These beautiful drone photos will convince you to visit Iceland

Posted on Posted in 2017 Business Opportunities For You, Nature Travel, Travel, Travel and Leisure, Travel Ideas, Trip Ideas, What's Trending Now

 

Iceland is one of the most unique and scenic destinations in the world. This spectacular island is defined by its dramatic volcanic landscape of black-sand beaches, waterfalls, glaciers and hot spring geysers, so it’s not strange that Iceland has become a mecca for photographers looking for amazing shots.

 

These beautiful drone photos will convince you to visit Iceland

 

These beautiful drone photos will convince you to visit Iceland

 

These beautiful drone photos will convince you to visit Iceland

 

These beautiful drone photos will convince you to visit Iceland

 

These beautiful drone photos will convince you to visit Iceland

 

It’s hard not to take great photos in Iceland, but the following images take your wanderlust to the next level. These drone pictures show a different side of the country — from above, where dangerous waterfall streams become a gentle babbling brook.

 

These beautiful drone photos will convince you to visit Iceland

 

These beautiful drone photos will convince you to visit Iceland

 

These beautiful drone photos will convince you to visit Iceland

 

In 2015, Polish landscape photographer Jakub Polomski travelled to Iceland for two weeks and took these amazing shots. According to Polomski, all the photos he took were captured by a drone with a 12Mpix camera. So let’s start a visual journey through the beauty of Iceland and we hope that these images will inspire you to start planning your own adventure.

 

1. Jökulsárlón

Jokulsarlon, Iceland

 

Jokulsarlon is one of the best known, and most visited, attractions in Iceland. The name of this lake literally means glacier lagoon (Jökull = glacier, lón = lagoon) and it’s truly a unique place.

 

2. Lakagígar

Lakagígar, Iceland

 

Lakagígar is a magnificent 25km-long row of craters, formed in one of the world’s largest mixed eruptions in recorded history. Many of the craters are still steaming and the view from the top leaves many visitors speechless.

 

3. Myvatn

Myvatn, Iceland

 

Myvatn is a lake that was formed during a massive eruption about 2300 years ago. Today, the area is best known for its exceptionally rich fauna, including many rare waterbirds.

 

 

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4. Dynjandi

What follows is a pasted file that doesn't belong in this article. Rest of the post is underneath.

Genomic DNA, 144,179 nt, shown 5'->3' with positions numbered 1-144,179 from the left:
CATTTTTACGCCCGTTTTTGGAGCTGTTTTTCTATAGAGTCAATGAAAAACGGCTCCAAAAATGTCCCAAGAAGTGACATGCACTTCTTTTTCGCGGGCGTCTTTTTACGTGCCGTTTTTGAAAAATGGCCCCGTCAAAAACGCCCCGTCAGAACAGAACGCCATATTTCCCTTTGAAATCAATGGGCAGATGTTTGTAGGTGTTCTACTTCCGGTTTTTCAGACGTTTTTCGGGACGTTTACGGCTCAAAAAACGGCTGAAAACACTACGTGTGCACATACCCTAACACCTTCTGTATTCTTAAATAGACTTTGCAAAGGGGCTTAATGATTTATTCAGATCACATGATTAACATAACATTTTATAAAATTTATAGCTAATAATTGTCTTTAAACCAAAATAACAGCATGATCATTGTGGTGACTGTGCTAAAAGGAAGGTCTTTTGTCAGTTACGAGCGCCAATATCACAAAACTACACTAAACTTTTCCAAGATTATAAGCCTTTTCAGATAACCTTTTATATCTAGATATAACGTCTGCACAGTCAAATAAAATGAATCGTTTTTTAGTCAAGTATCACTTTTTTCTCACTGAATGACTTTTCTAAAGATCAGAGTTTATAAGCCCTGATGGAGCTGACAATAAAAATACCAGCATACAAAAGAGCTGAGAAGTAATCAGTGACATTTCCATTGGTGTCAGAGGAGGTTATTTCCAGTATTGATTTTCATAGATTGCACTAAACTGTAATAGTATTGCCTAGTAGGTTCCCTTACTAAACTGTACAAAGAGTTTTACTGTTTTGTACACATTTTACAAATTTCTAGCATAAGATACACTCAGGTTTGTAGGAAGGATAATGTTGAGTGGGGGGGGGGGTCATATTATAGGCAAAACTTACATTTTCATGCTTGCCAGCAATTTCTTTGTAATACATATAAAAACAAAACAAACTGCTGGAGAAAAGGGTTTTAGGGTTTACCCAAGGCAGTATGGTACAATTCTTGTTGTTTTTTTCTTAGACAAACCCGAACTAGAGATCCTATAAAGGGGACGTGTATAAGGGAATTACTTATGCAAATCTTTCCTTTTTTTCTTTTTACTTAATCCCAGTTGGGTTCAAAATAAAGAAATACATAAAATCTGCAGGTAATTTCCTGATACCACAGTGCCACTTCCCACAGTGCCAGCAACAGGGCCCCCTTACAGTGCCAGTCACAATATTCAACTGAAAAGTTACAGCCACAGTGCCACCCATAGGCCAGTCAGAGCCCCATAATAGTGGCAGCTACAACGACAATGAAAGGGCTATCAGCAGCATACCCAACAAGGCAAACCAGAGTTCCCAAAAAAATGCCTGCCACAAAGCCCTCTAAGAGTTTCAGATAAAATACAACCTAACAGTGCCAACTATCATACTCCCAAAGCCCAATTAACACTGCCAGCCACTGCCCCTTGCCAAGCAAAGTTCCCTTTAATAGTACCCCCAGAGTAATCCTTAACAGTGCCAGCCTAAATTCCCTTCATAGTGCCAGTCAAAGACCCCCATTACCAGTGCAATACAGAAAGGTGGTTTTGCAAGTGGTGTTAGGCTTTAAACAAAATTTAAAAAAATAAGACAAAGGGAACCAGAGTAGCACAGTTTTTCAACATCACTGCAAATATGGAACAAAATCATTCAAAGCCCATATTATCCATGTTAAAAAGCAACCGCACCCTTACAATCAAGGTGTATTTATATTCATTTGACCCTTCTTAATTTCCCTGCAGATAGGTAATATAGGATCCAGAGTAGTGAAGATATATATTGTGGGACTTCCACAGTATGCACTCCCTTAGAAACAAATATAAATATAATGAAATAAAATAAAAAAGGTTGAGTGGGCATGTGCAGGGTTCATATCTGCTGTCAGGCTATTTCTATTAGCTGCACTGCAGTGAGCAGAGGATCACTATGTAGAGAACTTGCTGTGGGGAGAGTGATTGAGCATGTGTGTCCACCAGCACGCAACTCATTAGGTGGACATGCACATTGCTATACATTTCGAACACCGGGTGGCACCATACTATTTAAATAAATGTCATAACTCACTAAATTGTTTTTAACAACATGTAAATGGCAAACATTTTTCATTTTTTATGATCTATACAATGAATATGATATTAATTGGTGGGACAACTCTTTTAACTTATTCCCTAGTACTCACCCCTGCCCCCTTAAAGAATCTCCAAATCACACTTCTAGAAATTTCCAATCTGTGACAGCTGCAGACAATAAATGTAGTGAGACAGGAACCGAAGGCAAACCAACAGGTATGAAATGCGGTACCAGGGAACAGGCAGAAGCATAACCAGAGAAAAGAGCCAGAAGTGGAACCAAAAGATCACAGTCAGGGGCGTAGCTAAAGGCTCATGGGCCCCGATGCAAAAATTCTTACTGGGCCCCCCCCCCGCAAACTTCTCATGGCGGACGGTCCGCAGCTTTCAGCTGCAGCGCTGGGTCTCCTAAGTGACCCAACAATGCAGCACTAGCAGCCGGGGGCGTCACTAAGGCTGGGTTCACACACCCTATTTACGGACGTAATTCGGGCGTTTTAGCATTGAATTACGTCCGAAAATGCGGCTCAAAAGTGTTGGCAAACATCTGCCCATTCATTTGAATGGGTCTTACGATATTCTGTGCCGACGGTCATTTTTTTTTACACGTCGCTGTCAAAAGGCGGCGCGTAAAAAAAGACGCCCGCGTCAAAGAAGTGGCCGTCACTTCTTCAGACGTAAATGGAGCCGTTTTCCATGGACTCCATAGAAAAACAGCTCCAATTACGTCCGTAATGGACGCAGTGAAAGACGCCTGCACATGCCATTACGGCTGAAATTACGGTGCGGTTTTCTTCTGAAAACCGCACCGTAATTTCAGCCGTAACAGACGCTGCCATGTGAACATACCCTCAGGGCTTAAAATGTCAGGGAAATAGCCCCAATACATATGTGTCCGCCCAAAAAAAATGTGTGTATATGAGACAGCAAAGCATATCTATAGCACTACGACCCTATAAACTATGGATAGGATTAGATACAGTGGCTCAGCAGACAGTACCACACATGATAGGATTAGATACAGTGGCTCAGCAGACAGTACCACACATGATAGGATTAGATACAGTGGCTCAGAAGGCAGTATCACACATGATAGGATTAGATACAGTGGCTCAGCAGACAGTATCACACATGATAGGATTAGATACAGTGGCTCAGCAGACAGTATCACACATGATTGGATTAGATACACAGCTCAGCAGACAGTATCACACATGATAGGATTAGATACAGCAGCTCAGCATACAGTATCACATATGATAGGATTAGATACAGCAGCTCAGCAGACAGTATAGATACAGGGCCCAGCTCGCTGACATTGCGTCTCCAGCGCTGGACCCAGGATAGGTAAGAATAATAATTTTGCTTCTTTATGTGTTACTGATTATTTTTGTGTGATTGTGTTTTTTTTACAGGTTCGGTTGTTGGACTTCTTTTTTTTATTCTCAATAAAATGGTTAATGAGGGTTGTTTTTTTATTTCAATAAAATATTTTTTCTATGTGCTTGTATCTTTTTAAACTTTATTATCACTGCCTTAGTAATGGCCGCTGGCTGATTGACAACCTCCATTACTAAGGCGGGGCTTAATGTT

Fjallfoss, Iceland

 

Dynjandi (also known as Fjallfoss) is a series of waterfalls (7 in all) with a cumulative height of 100m. It is, without a doubt, the most spectacular waterfall you’ll see in the Westfjords region.

 

5. Gullfoss

Gullfoss, Iceland

 

Gullfoss (Golden Waterfall) is an iconic 32m-high double waterfall in Iceland. This waterfall is a part of the famous Golden Circle tour, located on the Hvítá (White) river. On a sunny day, shimmering rainbows can be seen over the falls.

 

6. Vestfirðir

Vestfirðir, Iceland

 

Vestfirðiris is the oldest part of Iceland formed about 16 million years ago and is connected to the rest of the country by a 7-km-wide isthmus. This is a very mountainous area with many fjords on its coastline.

 

7. Dyrhólaey

Dyrhólaey, Iceland

 

Dyrhólaey is a small peninsula located on the south coast of Iceland, not far from the village Vík. Dyrhólaey literally means “door-hole” and is derived from the massive arch that the sea has eroded from the headland.

 

8. Skógafoss

Skógafoss, Iceland

 

Skógafoss probably rivals Gulfoss as the most famous waterfall in Iceland. Located in South Iceland, this natural wonder is a classically-shaped rectangular waterfall, 25 meters wide and with a drop of 60 meters.

 

9. Fláajökull

Fláajökull, Iceland

 

Fláajökull is one of the gliding glaciers progressing south from Vatnajökull. It is also the biggest glacier in Iceland.

 

10. Álftafjörður

Álftafjörður, Iceland

 

Álftafjörður is a shallow and wide lagoon closed in by a sand reef called Starmýrarfjörur.

 

11. Strokkur

Strokkur, Iceland

 

Strokkur (Icelandic for “churn”) is the most energetic fountain geyser in Iceland. It erupts every 8-10 minutes and sometimes to a height of up to 40 metres, but usually less than 20 metres.

 
 
 

 

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